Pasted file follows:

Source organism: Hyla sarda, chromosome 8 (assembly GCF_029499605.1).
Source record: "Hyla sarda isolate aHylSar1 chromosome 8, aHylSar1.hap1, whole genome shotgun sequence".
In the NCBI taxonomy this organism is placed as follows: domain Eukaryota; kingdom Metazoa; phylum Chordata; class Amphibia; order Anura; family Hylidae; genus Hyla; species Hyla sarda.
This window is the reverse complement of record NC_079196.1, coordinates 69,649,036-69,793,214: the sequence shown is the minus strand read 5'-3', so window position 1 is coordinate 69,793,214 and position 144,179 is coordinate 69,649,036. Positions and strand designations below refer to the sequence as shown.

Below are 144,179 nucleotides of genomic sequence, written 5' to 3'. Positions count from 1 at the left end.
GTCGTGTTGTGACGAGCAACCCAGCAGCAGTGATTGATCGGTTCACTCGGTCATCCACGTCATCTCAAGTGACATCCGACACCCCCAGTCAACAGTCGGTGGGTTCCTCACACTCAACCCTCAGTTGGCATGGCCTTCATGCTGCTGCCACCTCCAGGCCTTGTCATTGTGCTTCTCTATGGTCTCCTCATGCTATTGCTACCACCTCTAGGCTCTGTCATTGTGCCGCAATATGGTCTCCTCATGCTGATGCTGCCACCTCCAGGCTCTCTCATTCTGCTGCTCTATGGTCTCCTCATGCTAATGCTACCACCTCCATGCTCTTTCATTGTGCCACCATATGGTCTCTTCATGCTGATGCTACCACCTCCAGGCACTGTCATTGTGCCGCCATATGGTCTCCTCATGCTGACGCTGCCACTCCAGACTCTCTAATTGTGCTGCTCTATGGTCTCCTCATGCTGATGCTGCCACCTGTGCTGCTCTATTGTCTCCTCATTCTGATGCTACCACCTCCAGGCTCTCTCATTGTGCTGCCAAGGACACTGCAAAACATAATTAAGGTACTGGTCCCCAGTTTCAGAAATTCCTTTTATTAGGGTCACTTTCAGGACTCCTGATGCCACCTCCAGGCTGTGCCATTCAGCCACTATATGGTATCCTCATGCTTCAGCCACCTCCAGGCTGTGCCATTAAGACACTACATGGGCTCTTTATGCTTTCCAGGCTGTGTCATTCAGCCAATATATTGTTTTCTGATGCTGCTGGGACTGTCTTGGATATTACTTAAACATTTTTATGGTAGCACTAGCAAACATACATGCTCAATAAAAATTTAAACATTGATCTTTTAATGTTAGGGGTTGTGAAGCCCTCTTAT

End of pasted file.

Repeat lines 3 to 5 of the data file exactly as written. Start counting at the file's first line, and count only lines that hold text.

In the NCBI taxonomy this organism is placed as follows: domain Eukaryota; kingdom Metazoa; phylum Chordata; class Amphibia; order Anura; family Hylidae; genus Hyla; species Hyla sarda.
This window is the reverse complement of record NC_079196.1, coordinates 69,649,036-69,793,214: the sequence shown is the minus strand read 5'-3', so window position 1 is coordinate 69,793,214 and position 144,179 is coordinate 69,649,036. Positions and strand designations below refer to the sequence as shown.

Below are 144,179 nucleotides of genomic sequence, written 5' to 3'. Positions count from 1 at the left end.